Of course, it's not all about boosting inspiration from some other property, and it seems like Sony or Media Molecule have started to crack down on some of the more egregious examples, like levels that re-create levels from Super Mario Bros. or a "PS3 vs. 360" level that was filled with big Xbox 360s. It's sort of a shame that the content has to be filtered at all, but I guess I understand why some of that stuff has to come down.
The level editor has already proven to be way more versatile than it initially seems. Players are creating the standard sort of obstacle courses that you'd expect, but they're also creating elaborate contraptions, like a working Pez dispenser or a functional calculator. Others are creating music levels that play crummy-but-endearing MIDI versions of songs while you stand on a button that drives a vehicle past all the notes. And a LittleBigGenius in Japan has managed to manipulate the levels in such a way as to create a horizontal-scrolling shooter--specifically, it's the first level of Gradius. Obviously, the control isn't as tight and fun as the original Gradius, but each one of these levels feel totally amazing, and searching through other users' levels becomes a wondrous act of discovery... though you'll certainly find some real stinkers in the mix, as well.
Of course, you can also create your own levels. The game is smart in that it forces a ton of tutorials on you before you are set loose into the editor for yourself. Building a basic running-and-jumping level is quite easy, and using things like motor bolts and the like to creating spinning objects or functional tires isn't much tougher. Even hooking up contraptions and devices to various switches so that you can control them is a lot easier than it initially sounds. The catch is that getting things just right will take a lot of time. I think most people will be able to pick up the basics very quickly, but it's going to take mountains of patience to create the masterpiece that's bouncing around in your head.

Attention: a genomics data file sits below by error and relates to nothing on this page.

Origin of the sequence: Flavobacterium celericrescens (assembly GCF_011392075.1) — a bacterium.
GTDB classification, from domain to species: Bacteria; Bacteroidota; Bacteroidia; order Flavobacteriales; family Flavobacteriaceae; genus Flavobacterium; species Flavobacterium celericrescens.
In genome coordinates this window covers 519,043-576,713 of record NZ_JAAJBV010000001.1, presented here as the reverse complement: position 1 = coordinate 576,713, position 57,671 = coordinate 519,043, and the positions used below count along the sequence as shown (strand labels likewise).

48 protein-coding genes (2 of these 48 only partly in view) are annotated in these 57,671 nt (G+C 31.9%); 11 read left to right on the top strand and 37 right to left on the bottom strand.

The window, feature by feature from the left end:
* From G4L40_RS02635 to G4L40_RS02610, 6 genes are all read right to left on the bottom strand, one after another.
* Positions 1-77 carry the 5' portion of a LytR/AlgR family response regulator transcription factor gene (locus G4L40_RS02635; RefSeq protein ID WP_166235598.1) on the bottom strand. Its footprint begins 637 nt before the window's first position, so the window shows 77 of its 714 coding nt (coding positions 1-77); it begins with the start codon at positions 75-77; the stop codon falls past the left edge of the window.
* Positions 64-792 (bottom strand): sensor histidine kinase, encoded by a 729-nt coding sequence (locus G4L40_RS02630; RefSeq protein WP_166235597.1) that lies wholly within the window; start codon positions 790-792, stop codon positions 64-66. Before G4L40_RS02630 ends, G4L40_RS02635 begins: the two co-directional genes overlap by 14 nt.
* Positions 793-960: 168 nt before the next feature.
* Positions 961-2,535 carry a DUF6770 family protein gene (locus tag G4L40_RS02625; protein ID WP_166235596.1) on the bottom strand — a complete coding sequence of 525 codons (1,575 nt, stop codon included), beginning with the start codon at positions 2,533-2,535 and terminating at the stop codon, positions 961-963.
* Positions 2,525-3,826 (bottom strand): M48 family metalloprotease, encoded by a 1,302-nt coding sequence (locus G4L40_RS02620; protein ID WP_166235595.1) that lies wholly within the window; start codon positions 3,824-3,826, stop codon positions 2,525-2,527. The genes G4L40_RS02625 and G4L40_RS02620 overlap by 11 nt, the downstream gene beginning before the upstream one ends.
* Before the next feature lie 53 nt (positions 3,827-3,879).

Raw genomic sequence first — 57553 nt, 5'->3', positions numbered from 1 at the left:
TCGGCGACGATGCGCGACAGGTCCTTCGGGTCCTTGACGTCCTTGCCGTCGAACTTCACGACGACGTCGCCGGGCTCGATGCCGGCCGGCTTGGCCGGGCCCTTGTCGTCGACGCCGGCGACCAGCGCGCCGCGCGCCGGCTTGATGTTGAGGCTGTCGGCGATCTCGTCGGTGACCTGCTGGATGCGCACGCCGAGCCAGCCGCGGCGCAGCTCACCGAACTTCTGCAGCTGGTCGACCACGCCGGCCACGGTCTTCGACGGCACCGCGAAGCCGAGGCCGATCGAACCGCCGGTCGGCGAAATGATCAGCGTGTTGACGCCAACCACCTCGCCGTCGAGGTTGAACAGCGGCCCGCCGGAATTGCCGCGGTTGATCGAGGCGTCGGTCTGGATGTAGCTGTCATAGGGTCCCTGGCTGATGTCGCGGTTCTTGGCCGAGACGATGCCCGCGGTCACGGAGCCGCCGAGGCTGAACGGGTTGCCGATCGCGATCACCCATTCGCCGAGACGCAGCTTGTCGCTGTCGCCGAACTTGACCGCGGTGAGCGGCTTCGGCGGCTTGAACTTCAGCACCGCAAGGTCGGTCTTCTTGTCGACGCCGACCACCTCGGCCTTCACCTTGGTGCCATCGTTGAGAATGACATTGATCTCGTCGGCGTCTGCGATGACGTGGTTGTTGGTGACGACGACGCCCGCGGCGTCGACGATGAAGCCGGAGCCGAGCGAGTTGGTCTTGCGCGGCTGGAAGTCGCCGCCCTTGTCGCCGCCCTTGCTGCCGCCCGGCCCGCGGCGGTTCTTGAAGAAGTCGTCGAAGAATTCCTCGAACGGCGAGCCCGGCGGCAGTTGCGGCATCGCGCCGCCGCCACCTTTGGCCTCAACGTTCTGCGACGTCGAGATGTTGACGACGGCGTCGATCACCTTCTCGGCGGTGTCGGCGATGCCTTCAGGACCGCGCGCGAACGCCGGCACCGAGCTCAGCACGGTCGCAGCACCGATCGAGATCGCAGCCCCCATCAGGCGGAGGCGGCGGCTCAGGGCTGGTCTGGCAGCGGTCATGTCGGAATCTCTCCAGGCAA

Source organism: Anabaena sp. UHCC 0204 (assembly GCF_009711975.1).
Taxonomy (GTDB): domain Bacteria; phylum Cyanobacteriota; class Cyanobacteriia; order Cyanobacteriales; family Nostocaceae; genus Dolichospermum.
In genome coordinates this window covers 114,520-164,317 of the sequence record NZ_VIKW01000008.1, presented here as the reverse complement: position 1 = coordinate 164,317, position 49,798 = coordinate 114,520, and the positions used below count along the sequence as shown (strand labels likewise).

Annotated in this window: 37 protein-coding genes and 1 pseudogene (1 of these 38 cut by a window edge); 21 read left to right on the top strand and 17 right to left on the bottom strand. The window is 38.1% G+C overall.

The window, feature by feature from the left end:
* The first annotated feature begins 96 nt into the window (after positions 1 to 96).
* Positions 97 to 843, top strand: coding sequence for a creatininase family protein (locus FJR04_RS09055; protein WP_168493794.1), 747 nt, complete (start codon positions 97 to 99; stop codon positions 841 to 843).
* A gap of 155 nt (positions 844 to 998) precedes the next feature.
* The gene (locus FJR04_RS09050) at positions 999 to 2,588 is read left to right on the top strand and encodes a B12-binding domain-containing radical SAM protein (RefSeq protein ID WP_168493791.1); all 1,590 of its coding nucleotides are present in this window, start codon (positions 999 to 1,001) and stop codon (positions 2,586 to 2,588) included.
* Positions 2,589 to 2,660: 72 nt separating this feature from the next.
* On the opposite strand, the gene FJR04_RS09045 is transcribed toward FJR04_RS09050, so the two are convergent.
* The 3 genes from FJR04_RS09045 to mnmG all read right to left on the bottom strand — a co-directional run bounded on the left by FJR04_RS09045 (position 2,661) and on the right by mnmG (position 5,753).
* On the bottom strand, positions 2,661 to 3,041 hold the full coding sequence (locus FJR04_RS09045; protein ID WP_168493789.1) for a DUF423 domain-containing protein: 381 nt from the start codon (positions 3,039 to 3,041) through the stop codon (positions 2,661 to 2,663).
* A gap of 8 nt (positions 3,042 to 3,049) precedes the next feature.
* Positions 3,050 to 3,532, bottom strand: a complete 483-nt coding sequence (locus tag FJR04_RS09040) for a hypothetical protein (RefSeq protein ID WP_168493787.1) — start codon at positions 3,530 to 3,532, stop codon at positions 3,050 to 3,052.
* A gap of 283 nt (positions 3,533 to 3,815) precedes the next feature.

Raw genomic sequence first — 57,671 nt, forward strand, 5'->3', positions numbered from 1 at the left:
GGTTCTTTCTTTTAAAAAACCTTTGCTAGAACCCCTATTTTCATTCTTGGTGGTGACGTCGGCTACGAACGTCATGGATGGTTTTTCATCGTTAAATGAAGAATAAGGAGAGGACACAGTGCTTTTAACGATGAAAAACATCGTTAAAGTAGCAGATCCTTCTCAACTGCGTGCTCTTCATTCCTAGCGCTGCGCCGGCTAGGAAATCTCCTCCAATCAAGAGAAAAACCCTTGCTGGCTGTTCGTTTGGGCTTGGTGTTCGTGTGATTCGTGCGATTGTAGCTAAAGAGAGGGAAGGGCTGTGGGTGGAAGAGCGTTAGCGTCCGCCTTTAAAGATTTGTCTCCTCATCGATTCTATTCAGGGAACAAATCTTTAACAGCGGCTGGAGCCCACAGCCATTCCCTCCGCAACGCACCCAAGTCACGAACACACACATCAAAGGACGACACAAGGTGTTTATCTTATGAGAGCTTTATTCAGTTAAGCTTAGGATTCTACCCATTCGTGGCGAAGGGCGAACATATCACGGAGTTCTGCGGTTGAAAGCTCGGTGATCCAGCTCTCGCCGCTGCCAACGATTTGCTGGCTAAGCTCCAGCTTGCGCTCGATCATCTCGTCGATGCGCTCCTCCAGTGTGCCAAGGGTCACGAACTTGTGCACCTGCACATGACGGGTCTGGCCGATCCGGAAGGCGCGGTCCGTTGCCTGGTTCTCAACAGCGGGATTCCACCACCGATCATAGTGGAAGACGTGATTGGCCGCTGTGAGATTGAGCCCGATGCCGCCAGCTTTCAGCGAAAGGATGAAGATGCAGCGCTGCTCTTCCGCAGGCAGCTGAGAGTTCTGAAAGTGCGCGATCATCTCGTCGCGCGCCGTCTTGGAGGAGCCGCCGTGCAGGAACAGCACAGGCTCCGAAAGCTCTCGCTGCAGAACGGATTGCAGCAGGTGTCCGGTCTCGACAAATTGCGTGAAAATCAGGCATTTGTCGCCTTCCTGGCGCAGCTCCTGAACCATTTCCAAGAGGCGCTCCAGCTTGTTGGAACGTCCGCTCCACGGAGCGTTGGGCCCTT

That's probably why it's so cool that you can easily seek out the game's best levels. There's a robust user-rating system in place, and a "cool levels" section seems to be pretty good about highlighting the best stuff. You can also add any level or person to your "hearted" list to easily find them in the future. Once you get to any single person's section, you can see the levels and people that they've hearted. So you could easily spend hours just digging deeper and deeper, bouncing from person to person, playing the levels they've created or liked. It gives the game a social networking feel.
And that's the "thing" about LittleBigPlanet. When you break it down to its component parts, there are a lot of little bits and pieces that aren't as cool as they probably could have been. I wish the platforming bits were tighter. I wish the servers weren't effectively broken for the first week or so of the game's release. I wish the online worked better. But when I'm just sort of digging around, uncovering the things that people have created and shared, all of that stuff becomes very easy to forget. When it's at its best, LittleBigPlanet offers excitement and the thrill of discovery in ways that no other console game ever has.